Researching to keep up with the latest and greatest, as well as finding research to validate that some of the old tried and true is still best practice, was such an entertaining challenge. Developmentally appropriate practice (DAP) is such a HUGE concept, as each classroom we teach in has a spectrum of developmentally appropriate—some students come in reading, while others are still working to sort letters from numbers (typically developing or not). Both skills are on the DAP spectrum, but you would teach each in a different way-the expectations are different. The students’ personalities and experiences, as well as developmental levels assist in guiding our style of and content in our lessons, classroom arrangement, classroom management and organization. Sometimes, we get stuck. The best of the best get stuck, and it’s okay. When you are so close to the source, at times, it’s difficult to step far enough away to see what other options might be. The advantage of having a district that provided an instructional coach/department mentor, was having someone to call for help. Someone to provide different ideas, an ear to chew, data to collect and present, a supportive hand, someone to model something different, or just to reiterate that what you are doing is right—keep it up, you CAN do this! Even when it’s hard, results WILL come.
During my time in this instructional coaching and department mentoring position, I enjoyed creating lesson plans and curriculum, observing others at work, offering my insight as an outsider, pointing people in the direction of a colleague, or making connections between people (e.g., across schools, within schools, and within their own classrooms) that weren’t there before. Being an instructional coach has been the most challenging, yet satisfying career choice I have made. I felt like I was making a difference. I could see the physical and emotional change in the department as we worked together.
I feel there is a great need for more instructional coaches/department mentors throughout the educational field. The position can provide invaluable support to educators (new and seasoned) to help them feel heard and validated. Additionally, it can provide (or enhance) individualized and ongoing staff development onsite, often times where it is needed the most. The accountability level for the educator goes up, and in my experience, the educators felt a deeper sense of commitment to change with a support person who was able to be present. A department mentor or instructional coach can provide a sense of cohesion within departments, as well as through the district. The hands on experience I was able to give the educators I worked with was so much more meaningful than an e-mail sent with little or no follow up.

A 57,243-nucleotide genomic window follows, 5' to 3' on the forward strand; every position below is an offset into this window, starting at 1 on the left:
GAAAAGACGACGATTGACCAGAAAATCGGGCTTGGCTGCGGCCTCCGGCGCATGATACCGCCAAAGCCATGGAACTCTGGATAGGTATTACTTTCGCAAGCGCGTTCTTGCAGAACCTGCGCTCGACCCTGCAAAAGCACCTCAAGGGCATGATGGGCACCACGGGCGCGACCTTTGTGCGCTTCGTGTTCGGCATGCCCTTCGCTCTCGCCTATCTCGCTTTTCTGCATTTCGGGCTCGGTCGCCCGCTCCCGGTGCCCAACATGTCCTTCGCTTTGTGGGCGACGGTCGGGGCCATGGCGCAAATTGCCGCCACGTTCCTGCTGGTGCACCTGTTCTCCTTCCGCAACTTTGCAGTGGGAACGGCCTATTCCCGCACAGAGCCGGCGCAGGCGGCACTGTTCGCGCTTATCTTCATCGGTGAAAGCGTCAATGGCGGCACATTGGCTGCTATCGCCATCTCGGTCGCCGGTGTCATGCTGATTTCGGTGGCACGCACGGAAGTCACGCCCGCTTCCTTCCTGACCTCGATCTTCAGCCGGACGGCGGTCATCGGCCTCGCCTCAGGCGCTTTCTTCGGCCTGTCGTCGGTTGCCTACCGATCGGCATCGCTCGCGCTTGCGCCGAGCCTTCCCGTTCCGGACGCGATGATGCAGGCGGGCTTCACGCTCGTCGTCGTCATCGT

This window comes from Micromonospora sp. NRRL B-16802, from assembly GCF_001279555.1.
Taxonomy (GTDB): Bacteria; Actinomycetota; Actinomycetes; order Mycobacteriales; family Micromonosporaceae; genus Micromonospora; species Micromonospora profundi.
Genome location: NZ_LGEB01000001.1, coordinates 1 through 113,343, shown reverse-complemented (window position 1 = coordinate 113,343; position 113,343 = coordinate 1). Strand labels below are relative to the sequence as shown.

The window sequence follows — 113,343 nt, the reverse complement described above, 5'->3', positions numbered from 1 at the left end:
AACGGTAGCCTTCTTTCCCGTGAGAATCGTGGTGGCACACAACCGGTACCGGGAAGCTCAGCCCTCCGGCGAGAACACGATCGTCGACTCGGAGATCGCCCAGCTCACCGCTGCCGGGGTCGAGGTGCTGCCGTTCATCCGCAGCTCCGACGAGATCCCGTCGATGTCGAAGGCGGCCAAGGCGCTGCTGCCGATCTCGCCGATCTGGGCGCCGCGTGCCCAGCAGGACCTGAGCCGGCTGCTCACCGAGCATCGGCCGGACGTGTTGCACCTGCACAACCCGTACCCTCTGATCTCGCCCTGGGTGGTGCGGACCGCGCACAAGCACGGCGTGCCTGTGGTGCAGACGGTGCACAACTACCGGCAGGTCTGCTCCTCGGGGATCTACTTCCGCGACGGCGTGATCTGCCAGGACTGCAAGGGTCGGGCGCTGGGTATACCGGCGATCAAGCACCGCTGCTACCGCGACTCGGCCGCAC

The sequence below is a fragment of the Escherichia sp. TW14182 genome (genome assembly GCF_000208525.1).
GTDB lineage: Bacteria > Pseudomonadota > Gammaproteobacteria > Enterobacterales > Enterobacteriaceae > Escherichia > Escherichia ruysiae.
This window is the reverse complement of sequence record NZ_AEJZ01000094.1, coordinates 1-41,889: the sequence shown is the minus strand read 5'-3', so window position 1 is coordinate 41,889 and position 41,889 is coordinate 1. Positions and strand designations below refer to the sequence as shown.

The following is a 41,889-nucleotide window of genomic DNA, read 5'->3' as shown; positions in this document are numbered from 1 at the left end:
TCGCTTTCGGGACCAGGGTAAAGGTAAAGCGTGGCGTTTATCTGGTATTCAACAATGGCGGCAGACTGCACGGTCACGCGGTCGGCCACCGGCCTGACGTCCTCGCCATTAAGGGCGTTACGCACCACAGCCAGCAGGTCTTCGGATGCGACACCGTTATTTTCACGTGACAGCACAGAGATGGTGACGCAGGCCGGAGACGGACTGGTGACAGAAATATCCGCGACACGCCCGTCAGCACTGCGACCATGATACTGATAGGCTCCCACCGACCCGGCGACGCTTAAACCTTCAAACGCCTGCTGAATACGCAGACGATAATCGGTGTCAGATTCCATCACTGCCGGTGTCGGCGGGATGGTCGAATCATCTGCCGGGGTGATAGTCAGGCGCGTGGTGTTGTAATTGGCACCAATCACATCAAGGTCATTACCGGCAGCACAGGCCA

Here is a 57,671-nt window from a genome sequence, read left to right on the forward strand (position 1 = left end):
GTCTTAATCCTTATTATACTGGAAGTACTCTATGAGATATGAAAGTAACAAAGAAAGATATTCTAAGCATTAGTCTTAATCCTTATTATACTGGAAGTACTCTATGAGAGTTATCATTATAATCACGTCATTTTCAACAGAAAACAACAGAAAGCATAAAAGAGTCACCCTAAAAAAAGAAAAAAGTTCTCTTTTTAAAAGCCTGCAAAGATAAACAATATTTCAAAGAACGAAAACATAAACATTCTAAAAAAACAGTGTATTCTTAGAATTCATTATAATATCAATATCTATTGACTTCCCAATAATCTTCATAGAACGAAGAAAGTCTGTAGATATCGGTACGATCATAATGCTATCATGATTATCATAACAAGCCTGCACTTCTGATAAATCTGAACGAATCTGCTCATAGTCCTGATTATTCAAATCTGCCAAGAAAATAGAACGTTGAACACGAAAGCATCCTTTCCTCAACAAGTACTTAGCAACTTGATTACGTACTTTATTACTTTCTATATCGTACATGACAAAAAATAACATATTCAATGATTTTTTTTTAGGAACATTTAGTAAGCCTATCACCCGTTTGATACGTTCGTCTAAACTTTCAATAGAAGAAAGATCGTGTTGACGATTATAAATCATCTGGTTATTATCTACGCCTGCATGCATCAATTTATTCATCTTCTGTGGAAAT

I understand that in today’s “zero and declining” budget, there just isn’t enough funding to support a position like this in every district. I do feel, however, that the money spent was justified, and well spent to better the department, and in turn, the district, as a whole. Additionally, it provided an invaluable experience to educators new to the field. Demanding day to day responsibilities, paired with learning district “ways” and policies can be very overwhelming. The position I held enabled me to assist (and learn more myself) educators with a hands on approach. The response to the individualized attention the position allowed me to provide was overwhelmingly positive, and I am still utilized as a resource to some of the educators I was fortunate enough to coach. When teachers feel supported, validated and “heard,” there isn’t much that cannot be accomplished.
Lisa Payne is a 2002 graduate of the M.S. Ed program in the Department of Special Education at the University of Kansas. She specialized in Early Childhood Special Education and earned a B.S. from Fort Hays State University in Speech and Language Pathology. She resigned from her position in June 2013 to stay at home with her two young sons and daughter.